Why That Proverbs 31 Woman Really Chaps My Hide

Proverbs 31 WomanThe Proverbs 31 woman irritates me. I think of her in my head as Mrs. Perfecta Esposa (in a snarky sort of way). Ok, maybe it’s the ideal of Perfecta that really rubs me the wrong way. Well, in all honesty, the fact that people think that anyone should live up to the standard of Perfecta just seems wrong (especially if it’s some very human male pointing out a woman’s shortcomings). Even worse, when a caregiver holds herself up to Perfecta and then slides into depression because there is just NO way one can care full time for another human being plus act like Perfecta.

People don’t understand that the woman mentioned in the epilogue of Proverbs is the ideal woman for that time and place. There are things she has that I will never have—servant girls, for starters. We don’t have that kind of money, but I’m sure if we did, I’d do a great job of portioning the needs of my maidservants.

And seriously, who can get up before the crack of dawn do all the household chores, put in a full day’s work at school AND select the flax and wool for spinning and weaving—I knew how to spin when I was little, but I haven’t found much need for that skill in the last forty years.

In addition to all of the above, I have no skills in stock market trading (although I did act as the general contractor when we built our house), nor do I have extra funds lying around to invest.

I know how to sew, and used to make church dresses for the girls when they were younger—shoot, I even made my own wedding dress and then remodeled it for our eldest daughter when she got married. But I can’t weave sashes (my skills were limited to finger weaving key chains and loop potholders in grade school), nor does my family wear scarlet when it snows (we prefer anything insulated and waterproof, thank you very much).

If the lamps don’t go out at night, it’s probably because I’m up too late trolling Facebook. While my arms work vigorously during my workouts, they complain vociferously the following day (giving me the perfect excuse to avoid housework).

Purple isn’t my favorite color, but when I can afford it, I wear linen—during the winter, though, Gore Tex products are more my style.

Don’t get me wrong. I’m not saying the Bible is out of date or out of style or worse, not true. I just think that women beat themselves up because they’re not THE Proverbs 31 woman (e.g., a superwoman type).

What we often miss or overlook or ignore is the fact that Proverbs 31:10-31 is an acrostic poem. Each verse begins with a letter of the Hebrew alphabet. This means that all of those things that the wife of noble character does happen in alphabetical order—not chronological order! Anyone who has ever had a toddler or two running around the house knows that without a nanny, mamma ain’t going to get a lot done.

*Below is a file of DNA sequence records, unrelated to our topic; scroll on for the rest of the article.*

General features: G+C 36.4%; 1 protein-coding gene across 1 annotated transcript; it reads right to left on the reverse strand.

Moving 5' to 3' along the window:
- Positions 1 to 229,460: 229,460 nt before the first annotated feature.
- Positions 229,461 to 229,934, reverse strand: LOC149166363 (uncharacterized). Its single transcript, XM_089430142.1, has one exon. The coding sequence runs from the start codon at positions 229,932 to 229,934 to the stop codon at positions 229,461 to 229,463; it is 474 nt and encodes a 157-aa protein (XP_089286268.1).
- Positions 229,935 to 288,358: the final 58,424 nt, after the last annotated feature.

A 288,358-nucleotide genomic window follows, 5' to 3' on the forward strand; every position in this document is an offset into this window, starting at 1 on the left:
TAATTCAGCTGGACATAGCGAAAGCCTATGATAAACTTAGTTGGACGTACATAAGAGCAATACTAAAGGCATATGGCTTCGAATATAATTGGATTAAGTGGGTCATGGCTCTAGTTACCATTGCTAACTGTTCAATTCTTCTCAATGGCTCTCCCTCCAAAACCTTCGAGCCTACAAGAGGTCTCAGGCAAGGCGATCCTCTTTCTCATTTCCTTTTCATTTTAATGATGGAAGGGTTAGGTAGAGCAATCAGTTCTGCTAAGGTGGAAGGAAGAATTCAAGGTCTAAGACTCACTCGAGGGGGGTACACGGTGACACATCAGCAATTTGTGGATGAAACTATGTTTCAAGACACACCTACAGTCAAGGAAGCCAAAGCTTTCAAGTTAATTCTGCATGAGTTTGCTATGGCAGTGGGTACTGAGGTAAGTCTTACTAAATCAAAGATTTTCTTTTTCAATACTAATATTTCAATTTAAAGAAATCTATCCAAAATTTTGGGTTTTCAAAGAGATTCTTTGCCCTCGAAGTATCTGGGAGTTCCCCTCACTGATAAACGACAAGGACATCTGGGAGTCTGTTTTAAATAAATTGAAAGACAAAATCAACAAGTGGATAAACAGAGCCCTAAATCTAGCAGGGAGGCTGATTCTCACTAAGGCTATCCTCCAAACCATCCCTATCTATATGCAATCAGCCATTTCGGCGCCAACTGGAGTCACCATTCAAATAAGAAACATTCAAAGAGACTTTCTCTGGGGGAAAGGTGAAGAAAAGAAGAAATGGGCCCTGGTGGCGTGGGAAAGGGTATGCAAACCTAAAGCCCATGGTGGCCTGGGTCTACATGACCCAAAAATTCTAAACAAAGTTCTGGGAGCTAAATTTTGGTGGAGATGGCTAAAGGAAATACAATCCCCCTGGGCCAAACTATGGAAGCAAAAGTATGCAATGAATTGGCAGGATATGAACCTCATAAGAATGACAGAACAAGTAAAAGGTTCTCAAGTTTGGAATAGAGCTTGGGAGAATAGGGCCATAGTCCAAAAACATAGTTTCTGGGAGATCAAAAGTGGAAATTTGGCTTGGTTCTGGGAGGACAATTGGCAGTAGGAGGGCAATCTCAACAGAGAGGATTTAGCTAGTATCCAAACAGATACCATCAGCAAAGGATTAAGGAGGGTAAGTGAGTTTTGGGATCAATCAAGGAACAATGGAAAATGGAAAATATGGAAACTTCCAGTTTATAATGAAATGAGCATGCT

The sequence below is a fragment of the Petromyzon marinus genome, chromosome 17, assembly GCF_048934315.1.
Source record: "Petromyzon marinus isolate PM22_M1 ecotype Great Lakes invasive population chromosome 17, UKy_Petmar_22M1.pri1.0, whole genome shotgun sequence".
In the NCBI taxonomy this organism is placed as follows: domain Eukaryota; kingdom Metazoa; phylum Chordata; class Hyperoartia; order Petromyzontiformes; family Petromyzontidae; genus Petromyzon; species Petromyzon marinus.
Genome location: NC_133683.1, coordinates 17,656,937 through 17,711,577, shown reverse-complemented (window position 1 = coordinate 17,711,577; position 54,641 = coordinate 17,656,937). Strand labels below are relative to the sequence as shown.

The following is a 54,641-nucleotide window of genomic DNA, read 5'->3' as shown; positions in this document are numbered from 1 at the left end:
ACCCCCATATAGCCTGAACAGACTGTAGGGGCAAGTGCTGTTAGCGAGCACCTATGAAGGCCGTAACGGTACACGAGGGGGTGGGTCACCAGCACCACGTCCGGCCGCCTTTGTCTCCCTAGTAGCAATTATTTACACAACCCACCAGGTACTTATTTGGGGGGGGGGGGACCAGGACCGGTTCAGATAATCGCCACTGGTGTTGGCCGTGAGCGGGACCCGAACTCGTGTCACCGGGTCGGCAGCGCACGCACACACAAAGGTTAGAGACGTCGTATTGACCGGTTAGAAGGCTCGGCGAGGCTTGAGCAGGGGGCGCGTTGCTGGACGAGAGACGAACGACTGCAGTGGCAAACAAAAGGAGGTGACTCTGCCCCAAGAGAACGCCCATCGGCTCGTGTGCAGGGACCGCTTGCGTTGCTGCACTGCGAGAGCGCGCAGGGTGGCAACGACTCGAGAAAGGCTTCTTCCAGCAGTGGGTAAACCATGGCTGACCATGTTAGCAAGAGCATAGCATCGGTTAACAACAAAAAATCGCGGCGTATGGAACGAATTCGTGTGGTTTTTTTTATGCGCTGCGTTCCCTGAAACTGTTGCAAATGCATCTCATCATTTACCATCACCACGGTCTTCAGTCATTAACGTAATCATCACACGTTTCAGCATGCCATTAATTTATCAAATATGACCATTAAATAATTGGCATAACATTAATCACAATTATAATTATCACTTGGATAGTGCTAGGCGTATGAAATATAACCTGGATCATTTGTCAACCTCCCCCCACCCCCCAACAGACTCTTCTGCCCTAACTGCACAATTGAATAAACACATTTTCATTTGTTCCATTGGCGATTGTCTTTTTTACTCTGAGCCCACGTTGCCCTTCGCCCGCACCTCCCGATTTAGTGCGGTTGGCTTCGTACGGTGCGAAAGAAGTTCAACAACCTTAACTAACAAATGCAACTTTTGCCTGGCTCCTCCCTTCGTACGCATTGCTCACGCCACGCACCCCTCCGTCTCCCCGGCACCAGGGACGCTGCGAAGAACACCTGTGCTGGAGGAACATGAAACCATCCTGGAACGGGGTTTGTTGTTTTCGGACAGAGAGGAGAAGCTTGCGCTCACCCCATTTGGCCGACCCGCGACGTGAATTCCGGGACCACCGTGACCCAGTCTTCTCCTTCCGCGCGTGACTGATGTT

But that’s ok. The reason Perfecta’s children rise up and call her blessed has a lot to do with Perfecta’s intentional parenting through each stage of her children’s lives. Believe me, I don’t think the writer had teenagers in mind when he penned those lines! Toddlers are too egocentric and pre-teens and teenagers tend to think their mother’s IQ rates the same as charcoal.

The key resides in verse 30 “Charm is deceptive, and beauty is fleeting;/but a woman who fears the Lords is to be praised.” The ‘fear’ here is not the ‘oh-I’m-so-afraid’ kind of fear. It’s the ‘I-live-in-reverential-awe’ kind of fear.

God doesn’t expect us to meet the standards of an ideal woman. He expects us to live in awe and reverence for him. If I live a life that honors God, that other stuff will fall into place. It probably won’t happen overnight, because allowing God to rework my sinful nature will take a lifetime.

If I focus on all the ways I don’t measure up—I’m wasting my time and energies. Click To Tweet

I don’t need to compare myself to anyone (including Perfecta)—I only need to chart my progress in comparison to the woman I used to be before I accepted a personal relationship with God to change me into who he wants me to become. And that’s good news for the weary caregiver (or momma or wife or teacher or woman).

What about you? Have you ever compared yourself to the Proverbs 31 woman? Have you ever been in a caregiver season and really berated yourself or felt hopeless because there was just NO way you’d ever measure up?

Anita currently teaches English to 7th-12th graders. She describes herself as a 'recovering cancer caregiver' who gives thanks daily that her husband has been cancer-free for ten years.

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